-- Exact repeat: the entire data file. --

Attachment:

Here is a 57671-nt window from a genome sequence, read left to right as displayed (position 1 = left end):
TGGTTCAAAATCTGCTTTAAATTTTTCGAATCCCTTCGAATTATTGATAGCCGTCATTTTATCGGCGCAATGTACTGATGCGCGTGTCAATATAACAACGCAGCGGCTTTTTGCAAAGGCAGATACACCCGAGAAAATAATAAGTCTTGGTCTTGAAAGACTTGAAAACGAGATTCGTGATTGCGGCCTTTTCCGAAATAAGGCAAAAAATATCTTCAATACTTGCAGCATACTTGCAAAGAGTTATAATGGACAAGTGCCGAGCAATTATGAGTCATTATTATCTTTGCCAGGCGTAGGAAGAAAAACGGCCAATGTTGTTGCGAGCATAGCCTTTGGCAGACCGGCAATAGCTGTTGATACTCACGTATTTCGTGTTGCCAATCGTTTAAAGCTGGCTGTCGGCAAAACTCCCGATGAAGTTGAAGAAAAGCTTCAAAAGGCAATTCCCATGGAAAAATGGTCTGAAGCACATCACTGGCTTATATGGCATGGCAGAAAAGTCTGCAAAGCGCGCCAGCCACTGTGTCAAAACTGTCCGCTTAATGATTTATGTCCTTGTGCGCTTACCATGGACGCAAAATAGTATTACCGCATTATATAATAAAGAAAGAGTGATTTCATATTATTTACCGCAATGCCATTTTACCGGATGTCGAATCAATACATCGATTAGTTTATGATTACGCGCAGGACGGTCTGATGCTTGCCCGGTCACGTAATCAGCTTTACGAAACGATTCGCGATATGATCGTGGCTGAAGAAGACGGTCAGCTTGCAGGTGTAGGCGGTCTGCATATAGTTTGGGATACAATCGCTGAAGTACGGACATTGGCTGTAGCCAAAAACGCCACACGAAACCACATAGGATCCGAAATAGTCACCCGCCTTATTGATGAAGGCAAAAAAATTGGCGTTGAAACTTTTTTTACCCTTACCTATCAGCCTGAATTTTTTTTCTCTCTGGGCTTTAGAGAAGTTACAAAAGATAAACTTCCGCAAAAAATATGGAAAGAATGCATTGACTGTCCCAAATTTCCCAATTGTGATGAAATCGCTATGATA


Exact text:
Here is a 57671-nt window from a genome sequence, read left to right as displayed (position 1 = left end):
TGGTTCAAAATCTGCTTTAAATTTTTCGAATCCCTTCGAATTATTGATAGCCGTCATTTTATCGGCGCAATGTACTGATGCGCGTGTCAATATAACAACGCAGCGGCTTTTTGCAAAGGCAGATACACCCGAGAAAATAATAAGTCTTGGTCTTGAAAGACTTGAAAACGAGATTCGTGATTGCGGCCTTTTCCGAAATAAGGCAAAAAATATCTTCAATACTTGCAGCATACTTGCAAAGAGTTATAATGGACAAGTGCCGAGCAATTATGAGTCATTATTATCTTTGCCAGGCGTAGGAAGAAAAACGGCCAATGTTGTTGCGAGCATAGCCTTTGGCAGACCGGCAATAGCTGTTGATACTCACGTATTTCGTGTTGCCAATCGTTTAAAGCTGGCTGTCGGCAAAACTCCCGATGAAGTTGAAGAAAAGCTTCAAAAGGCAATTCCCATGGAAAAATGGTCTGAAGCACATCACTGGCTTATATGGCATGGCAGAAAAGTCTGCAAAGCGCGCCAGCCACTGTGTCAAAACTGTCCGCTTAATGATTTATGTCCTTGTGCGCTTACCATGGACGCAAAATAGTATTACCGCATTATATAATAAAGAAAGAGTGATTTCATATTATTTACCGCAATGCCATTTTACCGGATGTCGAATCAATACATCGATTAGTTTATGATTACGCGCAGGACGGTCTGATGCTTGCCCGGTCACGTAATCAGCTTTACGAAACGATTCGCGATATGATCGTGGCTGAAGAAGACGGTCAGCTTGCAGGTGTAGGCGGTCTGCATATAGTTTGGGATACAATCGCTGAAGTACGGACATTGGCTGTAGCCAAAAACGCCACACGAAACCACATAGGATCCGAAATAGTCACCCGCCTTATTGATGAAGGCAAAAAAATTGGCGTTGAAACTTTTTTTACCCTTACCTATCAGCCTGAATTTTTTTTCTCTCTGGGCTTTAGAGAAGTTACAAAAGATAAACTTCCGCAAAAAATATGGAAAGAATGCATTGACTGTCCCAAATTTCCCAATTGTGATGAAATCGCTATGATA